478 King Street West
Date Visited: July 17, 2013
You can’t miss the entranceway to Weslodge. Just west of Spadina on King West, the saloon’s name is spelled out with bright lights atop glowing yellow doors. A doorman greets you and provides you entrance into this swanky modern saloon. Inside, the place is built with dark, wainscoted wood. The bar takes up prime real estate and taxidermy decorates the walls.
We were a group of 12 and we were seated in a private room upstairs. The room was underwhelming in terms of decor – at least in comparison to the main floor. It was also located near the washrooms, a far from desirable dining experience in my mind. The day we dined at Weslodge was one of the hottest days this summer thus far and you could feel it... INSIDE. It was uncomfortable – the air conditioning was totally ineffective. We knew we were in for a hot dining experience.
As a group, we got the $65 prix fixe menu. Traditionally on this menu, everybody would share all the listed apps and dessert but select one choice of main entree. Weslodge, however, gave us the option to split every single dish, including mains, between 2 people. So each diner received half of the 4 apps, 3 mains, 2 sides, and dessert on the menu!
One of our apps was the salmon tartar in a crispy latke with cottage cheese and dill. In my mind, there’s something magical about the pairing of salmon and creamy cheese. We see it with lox (brined salmon) and cream cheese as well as raw salmon and cream cheese in certain Westernized sushi rolls (although some may find the latter appalling). The raw salmon in this dish was fresh and not fishy. It was a light, refreshing taste that complimented well with the cottage cheese. The latke was the icing on the cake. It gave each tasty bite a crispy crunch. Accented with dill, I thought that it was a successful dish. The only criticism I have for this dish is that the latke was a tad on the oily side.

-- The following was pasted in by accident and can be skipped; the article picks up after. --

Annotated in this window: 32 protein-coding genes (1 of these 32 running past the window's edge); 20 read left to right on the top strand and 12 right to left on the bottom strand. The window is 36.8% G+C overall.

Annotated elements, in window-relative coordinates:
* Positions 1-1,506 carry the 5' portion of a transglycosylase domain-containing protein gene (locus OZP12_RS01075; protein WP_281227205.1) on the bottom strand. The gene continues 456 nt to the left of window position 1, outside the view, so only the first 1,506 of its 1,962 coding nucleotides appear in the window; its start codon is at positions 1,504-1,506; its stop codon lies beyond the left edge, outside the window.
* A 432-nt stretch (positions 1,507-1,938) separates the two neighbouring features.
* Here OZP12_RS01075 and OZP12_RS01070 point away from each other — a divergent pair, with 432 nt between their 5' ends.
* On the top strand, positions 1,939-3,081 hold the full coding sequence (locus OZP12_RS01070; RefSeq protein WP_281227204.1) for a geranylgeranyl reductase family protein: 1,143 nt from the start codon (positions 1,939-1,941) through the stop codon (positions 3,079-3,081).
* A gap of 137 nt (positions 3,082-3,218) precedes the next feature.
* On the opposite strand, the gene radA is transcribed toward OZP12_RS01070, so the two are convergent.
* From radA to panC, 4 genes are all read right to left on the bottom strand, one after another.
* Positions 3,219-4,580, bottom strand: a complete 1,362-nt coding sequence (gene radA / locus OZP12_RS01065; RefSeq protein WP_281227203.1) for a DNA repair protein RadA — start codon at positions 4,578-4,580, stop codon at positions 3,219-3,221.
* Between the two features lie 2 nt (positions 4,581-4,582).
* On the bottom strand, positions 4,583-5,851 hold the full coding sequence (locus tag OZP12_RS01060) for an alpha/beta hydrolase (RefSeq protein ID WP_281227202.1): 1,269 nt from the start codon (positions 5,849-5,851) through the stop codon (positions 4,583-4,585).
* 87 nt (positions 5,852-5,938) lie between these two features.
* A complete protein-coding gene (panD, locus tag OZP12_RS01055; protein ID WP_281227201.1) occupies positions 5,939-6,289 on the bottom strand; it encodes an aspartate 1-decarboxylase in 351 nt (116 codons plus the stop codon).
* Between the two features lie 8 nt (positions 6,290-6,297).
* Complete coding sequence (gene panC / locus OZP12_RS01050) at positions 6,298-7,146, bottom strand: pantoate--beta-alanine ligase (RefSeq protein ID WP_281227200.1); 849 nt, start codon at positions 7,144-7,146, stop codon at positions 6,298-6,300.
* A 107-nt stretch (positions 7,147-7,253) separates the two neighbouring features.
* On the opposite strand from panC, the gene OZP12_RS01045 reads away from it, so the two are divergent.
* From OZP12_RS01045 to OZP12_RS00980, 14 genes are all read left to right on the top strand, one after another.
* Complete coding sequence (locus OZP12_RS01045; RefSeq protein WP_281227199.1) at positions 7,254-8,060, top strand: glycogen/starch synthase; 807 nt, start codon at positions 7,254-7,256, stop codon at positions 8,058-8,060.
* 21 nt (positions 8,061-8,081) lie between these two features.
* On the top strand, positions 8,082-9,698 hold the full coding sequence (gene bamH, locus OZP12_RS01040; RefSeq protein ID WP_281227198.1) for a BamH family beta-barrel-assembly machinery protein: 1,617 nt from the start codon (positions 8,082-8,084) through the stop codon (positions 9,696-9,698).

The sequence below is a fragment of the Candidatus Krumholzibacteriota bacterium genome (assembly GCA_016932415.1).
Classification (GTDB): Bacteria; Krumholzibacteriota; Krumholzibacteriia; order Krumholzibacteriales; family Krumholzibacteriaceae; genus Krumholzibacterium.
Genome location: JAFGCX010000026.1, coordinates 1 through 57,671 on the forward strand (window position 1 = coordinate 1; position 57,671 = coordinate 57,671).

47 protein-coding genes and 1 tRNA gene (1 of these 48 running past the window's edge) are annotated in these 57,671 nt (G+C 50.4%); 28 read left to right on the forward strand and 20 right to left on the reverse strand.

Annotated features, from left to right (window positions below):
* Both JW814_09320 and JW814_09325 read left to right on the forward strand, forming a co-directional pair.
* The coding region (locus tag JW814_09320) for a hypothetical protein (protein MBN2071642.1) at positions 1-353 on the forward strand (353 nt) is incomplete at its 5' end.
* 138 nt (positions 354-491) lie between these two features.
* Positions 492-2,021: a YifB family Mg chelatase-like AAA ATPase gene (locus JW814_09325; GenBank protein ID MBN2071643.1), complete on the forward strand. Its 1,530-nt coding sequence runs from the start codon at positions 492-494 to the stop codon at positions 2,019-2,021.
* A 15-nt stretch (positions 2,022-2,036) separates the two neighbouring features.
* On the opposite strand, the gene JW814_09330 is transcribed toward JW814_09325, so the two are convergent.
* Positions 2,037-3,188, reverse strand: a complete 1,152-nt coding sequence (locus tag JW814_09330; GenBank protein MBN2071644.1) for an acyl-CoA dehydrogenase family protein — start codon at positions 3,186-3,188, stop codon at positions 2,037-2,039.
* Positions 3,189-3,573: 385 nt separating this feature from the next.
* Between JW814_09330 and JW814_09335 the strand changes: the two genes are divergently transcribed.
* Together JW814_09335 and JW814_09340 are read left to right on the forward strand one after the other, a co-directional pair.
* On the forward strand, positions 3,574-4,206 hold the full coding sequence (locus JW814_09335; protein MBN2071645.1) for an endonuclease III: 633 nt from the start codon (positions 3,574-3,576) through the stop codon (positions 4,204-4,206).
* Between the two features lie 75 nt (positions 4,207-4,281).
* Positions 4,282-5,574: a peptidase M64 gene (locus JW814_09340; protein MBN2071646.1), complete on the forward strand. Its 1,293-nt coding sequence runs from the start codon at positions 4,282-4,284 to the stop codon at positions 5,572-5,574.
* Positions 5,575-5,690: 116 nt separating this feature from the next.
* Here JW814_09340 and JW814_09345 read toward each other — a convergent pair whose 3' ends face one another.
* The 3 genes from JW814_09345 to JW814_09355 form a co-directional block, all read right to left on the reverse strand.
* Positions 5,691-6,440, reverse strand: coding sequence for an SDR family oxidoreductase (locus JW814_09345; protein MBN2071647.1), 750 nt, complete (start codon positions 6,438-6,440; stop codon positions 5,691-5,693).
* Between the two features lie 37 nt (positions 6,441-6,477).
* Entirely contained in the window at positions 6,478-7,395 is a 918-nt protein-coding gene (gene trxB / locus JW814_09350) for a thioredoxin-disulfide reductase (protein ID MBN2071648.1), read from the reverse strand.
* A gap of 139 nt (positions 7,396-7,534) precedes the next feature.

The scotch (quail) egg with chorizo sausage, tomato jam andblack truffle was wonderfully presented. It was an artistic feast for the eyes. I was especially excited to taste this dish since I love any type of runny yolk. I’ve also heard many diners rave about this one. However, it didn’t really meet my expectations. The quail egg was delicious, but the shell of chorizo surrounding the egg was too salty for my liking. It ruined the dish and the jam couldn’t save it.
The beef tender was one of the mains and it was true to its name. It was deliciously tender – melt in your mouth and the sweet onion butter made it just that more decadent. The beef also had great mushroom flavour infused into it. This may have been the first time I’ve had fregola. What I understand it is pasta from Sardinia, Italy. It is basically rolled dough that has been toasted in the oven. It was a hearty accompaniment to the beef. It absorbed much of the flavour in the beef sauce but remained “al dente” and provided a nice textural difference from the rest of the dish.
The black cod dish had a lot of Asian influences – the buckwheat noodles dressed in citrus vinaigrette were refreshing. The black cod itself was baked perfectly – it was succulent, tender and infused with delicious Asian flavours and tasted even better with the miso broccoli puree. I love it when fish falls apart ever so gently when you tease at it with a fork. I’m just going to say it – this black cod was prepared better than other Japanese outposts I’ve had in Toronto – namely Guu.
There was also a fried chicken dish with biscuits. You can’t really go wrong with fried chicken – the batter was delicious and more unique in flavour than most outposts.
Dessert was pretty standard fare – instant cake, chocolate mousse and olive oil pudding with raspberries.
Just a note about the servers – they were friendly and attentive. Some of them explained every dish when served while others did not – a bit of an inconsistency on Weslodge’s part.
Overall, this dining experience was a solid offering from Weslodge. It’s got my stamp of approval and perhaps a return visit.